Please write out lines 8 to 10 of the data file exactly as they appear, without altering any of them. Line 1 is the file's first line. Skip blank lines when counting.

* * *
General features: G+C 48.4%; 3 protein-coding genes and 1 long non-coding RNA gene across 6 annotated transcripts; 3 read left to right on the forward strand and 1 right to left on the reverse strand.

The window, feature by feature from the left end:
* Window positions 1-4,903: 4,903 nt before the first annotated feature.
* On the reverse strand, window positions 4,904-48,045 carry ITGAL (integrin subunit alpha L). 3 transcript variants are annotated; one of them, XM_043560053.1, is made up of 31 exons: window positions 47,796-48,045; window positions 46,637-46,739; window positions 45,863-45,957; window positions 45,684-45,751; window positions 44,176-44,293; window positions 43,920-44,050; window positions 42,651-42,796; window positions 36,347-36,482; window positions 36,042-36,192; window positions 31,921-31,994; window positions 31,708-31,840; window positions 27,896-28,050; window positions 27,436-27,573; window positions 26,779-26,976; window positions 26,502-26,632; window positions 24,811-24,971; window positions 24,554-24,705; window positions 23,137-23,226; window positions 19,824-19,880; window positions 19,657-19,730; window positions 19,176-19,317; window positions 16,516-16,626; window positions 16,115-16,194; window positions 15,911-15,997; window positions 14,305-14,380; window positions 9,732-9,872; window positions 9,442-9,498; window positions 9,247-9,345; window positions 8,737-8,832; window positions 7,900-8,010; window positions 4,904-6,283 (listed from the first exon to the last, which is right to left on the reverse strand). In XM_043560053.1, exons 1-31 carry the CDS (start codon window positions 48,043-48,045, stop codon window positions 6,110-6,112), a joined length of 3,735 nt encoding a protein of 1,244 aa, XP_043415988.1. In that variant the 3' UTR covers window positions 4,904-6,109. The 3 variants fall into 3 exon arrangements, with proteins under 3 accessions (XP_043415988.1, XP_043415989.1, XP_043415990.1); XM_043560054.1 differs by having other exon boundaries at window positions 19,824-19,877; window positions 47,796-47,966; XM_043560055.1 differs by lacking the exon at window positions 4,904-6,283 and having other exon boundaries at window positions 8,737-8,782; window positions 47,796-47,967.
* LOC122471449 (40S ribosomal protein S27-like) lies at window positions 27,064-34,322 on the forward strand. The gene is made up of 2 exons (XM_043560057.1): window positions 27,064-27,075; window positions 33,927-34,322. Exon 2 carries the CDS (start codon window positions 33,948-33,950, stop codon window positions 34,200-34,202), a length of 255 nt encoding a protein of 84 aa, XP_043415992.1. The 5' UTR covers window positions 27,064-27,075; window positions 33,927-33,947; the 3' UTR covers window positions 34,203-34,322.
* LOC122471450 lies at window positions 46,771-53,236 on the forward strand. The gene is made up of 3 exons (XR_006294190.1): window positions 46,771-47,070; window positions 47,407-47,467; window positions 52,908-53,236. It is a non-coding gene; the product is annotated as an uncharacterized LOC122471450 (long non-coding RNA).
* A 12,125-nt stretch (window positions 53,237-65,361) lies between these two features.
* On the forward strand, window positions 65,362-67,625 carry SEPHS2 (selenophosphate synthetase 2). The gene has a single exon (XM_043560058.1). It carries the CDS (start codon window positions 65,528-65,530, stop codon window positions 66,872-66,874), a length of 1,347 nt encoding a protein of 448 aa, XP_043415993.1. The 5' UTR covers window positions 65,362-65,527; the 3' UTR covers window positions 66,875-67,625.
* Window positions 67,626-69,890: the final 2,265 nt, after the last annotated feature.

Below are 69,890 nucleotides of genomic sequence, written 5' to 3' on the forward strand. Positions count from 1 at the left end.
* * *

* On the forward strand, window positions 65,362-67,625 carry SEPHS2 (selenophosphate synthetase 2). The gene has a single exon (XM_043560058.1). It carries the CDS (start codon window positions 65,528-65,530, stop codon window positions 66,872-66,874), a length of 1,347 nt encoding a protein of 448 aa, XP_043415993.1. The 5' UTR covers window positions 65,362-65,527; the 3' UTR covers window positions 66,875-67,625.
* Window positions 67,626-69,890: the final 2,265 nt, after the last annotated feature.

Below are 69,890 nucleotides of genomic sequence, written 5' to 3' on the forward strand. Positions count from 1 at the left end.